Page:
Job Shadow | Anna Bjorkstrand Photography

As a creative by nature, I am not necessarily drawn to a job where I’d be stuck at a desk all day. I like the idea of being able to work in beautiful locations that are a source of constant inspiration, as well as not being confined to just one spot. I’ve always been drawn to photography. I see it as an outlet to capture emotion, events or significant moments in one’s life. For that reason, I thought that shadowing a professional photographer would be an interesting experience.


JobShadowPhoto | Gretchen Reese

©2017 Gretchen Reese | Anna Bjorkstrand shooting a high-school senior photo session in Minneapolis, Minnesota.


Anna Bjorkstrand has been a professional photographer for 20 years, shooting everything from weddings to senior photos. Her absolute favourite thing to shoot are high-school senior photo sessions. “I just love how sweet and innocent they are at 17,” says Bjorkstrand. “Shooting images with people like that and really connecting is one of my favourite things about my job.” Anna was able to create some of the most beautiful images, even if her subject was incredibly camera shy. She often said that forming a connection and trust between herself and her subject is extremely important. A subject that feels awkward in front of the camera is often going to translate as a forced image in the post-shooting edit process.


When it comes to the editing process, Anna is quite particular in that she will not do a mass edit for senior sessions. “Once you pay for the images, you own them,” she said. The odds of liking images are about 5 in every 100 photos, this is considered a high percentage. With so many images taken, often near 250 images every 30 minutes, it’s nearly impossible to edit so many images from multiple shoots – each with a different subject. This post-production process even adds an element of personalization to the photos, it allows for the subject to make the edits they like so long as they still give the image credits to Anna Bjorkstrand Photography.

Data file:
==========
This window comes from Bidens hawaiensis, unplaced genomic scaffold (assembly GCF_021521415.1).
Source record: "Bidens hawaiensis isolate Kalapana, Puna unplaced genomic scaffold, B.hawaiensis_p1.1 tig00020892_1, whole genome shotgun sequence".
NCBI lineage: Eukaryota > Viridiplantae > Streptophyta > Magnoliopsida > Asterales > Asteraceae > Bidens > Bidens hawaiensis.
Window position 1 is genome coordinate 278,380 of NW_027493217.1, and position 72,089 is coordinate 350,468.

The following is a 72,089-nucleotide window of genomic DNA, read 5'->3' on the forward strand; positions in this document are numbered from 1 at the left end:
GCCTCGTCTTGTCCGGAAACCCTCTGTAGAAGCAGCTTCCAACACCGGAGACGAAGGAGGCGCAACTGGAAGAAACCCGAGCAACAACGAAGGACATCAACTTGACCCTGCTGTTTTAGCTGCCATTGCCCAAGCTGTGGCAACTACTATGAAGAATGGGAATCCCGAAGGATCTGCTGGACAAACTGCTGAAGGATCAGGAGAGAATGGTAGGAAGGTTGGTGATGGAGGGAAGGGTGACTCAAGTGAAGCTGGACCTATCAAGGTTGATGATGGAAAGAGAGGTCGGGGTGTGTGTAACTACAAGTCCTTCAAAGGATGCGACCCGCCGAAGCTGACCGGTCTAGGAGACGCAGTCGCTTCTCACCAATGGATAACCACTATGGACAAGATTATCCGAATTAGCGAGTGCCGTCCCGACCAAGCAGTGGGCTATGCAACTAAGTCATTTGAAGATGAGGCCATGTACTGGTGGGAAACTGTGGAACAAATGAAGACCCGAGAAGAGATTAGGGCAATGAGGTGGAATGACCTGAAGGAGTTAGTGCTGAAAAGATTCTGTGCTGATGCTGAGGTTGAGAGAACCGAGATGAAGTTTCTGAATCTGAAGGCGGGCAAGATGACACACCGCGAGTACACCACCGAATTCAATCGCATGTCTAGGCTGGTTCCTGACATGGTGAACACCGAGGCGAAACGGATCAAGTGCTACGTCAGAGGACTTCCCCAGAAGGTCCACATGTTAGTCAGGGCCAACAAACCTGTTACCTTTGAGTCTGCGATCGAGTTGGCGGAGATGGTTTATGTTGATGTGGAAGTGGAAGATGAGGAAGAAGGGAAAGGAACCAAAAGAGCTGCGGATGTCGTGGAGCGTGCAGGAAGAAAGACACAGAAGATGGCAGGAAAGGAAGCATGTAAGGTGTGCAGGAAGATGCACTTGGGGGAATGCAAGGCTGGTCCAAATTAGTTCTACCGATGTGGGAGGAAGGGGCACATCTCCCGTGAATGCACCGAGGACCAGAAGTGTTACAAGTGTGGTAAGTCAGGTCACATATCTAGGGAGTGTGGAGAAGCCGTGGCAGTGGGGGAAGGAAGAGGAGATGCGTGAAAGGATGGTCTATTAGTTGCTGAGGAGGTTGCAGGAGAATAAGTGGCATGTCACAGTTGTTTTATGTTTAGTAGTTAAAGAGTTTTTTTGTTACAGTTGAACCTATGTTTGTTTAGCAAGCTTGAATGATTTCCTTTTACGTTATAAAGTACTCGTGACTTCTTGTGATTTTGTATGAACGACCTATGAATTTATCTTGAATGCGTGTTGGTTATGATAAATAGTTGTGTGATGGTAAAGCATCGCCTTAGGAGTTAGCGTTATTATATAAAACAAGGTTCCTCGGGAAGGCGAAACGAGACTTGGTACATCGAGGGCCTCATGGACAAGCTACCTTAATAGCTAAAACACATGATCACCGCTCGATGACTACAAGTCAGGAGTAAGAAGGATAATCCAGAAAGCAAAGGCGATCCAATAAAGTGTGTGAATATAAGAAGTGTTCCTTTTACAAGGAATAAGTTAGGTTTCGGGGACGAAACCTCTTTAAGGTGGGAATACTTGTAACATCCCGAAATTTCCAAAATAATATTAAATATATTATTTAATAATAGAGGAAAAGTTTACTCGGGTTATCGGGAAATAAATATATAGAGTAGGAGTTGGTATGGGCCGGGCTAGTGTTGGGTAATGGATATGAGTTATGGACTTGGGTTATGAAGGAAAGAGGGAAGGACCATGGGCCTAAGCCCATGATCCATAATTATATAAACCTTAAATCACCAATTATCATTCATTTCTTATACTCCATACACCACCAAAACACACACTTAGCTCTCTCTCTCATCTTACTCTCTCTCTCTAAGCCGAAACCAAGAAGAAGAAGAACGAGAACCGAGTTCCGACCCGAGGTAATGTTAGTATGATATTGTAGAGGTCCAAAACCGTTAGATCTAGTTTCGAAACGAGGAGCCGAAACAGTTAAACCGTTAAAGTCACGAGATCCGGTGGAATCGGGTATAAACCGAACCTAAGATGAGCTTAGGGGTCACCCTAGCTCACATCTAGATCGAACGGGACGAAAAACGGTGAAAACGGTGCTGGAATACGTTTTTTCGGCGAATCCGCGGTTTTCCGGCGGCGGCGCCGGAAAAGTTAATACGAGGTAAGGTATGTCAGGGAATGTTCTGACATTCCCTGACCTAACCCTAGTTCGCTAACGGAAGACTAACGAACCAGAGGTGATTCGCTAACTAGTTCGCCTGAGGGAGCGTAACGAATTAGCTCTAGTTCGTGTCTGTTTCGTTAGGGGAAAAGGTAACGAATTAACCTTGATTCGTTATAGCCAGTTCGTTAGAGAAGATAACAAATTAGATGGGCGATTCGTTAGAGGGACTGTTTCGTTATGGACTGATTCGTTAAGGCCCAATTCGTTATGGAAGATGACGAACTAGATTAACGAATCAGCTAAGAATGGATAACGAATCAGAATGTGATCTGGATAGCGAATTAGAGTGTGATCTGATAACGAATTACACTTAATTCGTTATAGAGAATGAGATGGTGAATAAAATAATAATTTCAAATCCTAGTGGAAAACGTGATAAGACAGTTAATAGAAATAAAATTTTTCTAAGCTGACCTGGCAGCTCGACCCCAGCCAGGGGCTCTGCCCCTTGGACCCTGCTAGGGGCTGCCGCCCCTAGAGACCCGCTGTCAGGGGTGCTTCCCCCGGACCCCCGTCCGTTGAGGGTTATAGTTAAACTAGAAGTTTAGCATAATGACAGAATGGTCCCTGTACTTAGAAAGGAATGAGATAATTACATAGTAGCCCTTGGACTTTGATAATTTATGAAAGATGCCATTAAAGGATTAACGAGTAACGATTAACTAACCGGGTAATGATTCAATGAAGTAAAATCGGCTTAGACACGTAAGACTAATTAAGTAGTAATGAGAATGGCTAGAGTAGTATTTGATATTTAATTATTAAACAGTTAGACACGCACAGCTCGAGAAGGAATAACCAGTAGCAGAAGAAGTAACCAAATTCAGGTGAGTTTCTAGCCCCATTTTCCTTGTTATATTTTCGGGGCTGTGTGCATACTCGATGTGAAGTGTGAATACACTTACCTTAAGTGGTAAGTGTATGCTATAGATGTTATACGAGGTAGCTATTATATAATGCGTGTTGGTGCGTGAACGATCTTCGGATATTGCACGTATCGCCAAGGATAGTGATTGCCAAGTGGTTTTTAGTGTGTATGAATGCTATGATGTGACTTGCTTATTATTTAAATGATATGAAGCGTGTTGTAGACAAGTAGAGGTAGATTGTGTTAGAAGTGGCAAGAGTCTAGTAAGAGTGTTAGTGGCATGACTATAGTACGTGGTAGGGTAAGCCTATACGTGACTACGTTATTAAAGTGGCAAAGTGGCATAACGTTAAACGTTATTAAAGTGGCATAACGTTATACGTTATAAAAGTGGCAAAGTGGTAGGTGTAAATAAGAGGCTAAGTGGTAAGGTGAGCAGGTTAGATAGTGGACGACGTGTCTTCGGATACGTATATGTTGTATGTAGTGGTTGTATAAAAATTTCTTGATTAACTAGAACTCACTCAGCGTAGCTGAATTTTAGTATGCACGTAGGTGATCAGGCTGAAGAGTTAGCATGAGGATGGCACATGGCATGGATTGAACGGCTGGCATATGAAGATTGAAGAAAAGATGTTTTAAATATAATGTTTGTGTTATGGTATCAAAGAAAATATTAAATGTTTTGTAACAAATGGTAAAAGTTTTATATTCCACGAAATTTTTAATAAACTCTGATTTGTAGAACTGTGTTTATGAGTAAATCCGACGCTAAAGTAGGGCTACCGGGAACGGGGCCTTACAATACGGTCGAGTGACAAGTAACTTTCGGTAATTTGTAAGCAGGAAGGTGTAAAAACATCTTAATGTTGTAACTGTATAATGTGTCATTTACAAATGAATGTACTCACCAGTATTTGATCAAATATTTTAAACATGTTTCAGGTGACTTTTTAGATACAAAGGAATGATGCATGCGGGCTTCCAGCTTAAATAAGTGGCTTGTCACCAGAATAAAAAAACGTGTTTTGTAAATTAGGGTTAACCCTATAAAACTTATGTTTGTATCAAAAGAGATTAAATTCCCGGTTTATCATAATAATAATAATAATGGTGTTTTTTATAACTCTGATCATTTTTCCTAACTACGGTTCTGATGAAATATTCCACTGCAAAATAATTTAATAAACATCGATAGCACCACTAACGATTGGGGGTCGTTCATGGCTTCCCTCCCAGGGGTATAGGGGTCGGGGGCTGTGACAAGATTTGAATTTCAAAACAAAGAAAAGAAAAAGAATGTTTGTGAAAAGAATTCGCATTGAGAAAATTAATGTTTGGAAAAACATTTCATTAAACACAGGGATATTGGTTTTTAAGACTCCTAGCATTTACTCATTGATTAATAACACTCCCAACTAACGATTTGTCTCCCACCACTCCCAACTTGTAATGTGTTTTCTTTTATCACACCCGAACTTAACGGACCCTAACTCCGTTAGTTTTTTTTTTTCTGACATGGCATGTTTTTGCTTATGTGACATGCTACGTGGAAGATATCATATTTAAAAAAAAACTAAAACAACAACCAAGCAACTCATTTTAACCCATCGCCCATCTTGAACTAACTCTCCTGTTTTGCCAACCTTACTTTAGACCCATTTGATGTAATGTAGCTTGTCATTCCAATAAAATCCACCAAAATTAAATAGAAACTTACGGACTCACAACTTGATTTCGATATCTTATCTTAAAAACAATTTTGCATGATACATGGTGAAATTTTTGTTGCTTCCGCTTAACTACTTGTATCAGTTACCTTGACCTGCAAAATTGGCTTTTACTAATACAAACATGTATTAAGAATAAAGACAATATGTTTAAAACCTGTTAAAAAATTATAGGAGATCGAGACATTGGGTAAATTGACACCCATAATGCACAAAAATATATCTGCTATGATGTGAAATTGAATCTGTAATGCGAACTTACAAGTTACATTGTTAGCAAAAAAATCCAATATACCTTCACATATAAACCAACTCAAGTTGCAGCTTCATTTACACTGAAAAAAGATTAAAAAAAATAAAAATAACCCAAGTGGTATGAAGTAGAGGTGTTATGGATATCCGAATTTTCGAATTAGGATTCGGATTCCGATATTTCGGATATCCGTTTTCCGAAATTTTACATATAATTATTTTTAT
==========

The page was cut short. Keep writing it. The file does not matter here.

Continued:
Job Shadow AnnaB | Gretchen Reese

©2017 Gretchen Reese | Anna Bjorkstrand photographing a high-school senior session in Minneapolis, Minnesota.


For as long as Anna has been shooting, she started with film to the now digital camera equipment she uses today. When shooting events, many people tend to look at Pinterest boards to serve as inspiration for the photographer. Yet, even though the idea of a picture perfect event (especially weddings) can be on the forefront of the mind, “You can kiss your Pinterest boards goodbye,” Bjorkstrand said. “You’ll maybe get two photos that turn out like your inspiration board – I will capture your event, not your Pinterest inspiration.” This gives an eye into the process behind event shoots – not everything is picture perfect.


annaBjobshadow | Gretchen Reese

©2017 Gretchen Reese | Anna Bjorkstrand shooting photos from a senior session in Minneapolis, Minnesota.


In terms of equipment, it depends on the type of subject that you want to photograph, as each lens can be quite different. If street photography is something you’re interested in, a 2.8mm lens could be one to look at investing in. These lenses typically have a high depth of field, and do tend to run a bit higher with prices. A wide angle lens tends to be the best option for events, as they can capture the most in an image. Some lenses can range in price as high as $10,000. These lenses often have an image stabilizer inside, as well as manual settings instead of the basic auto settings. The biggest lesson to learn with investing in equipment is simply to do your research. Just because you have an expensive lens, does not mean it’ll do exactly what you’d like it to do.


AnnaB Job Shadow | Gretchen Reese

©2017 Gretchen Reese | Anna Bjorkstrand reviewing images from a senior session in Minneapolis, Minnesota.



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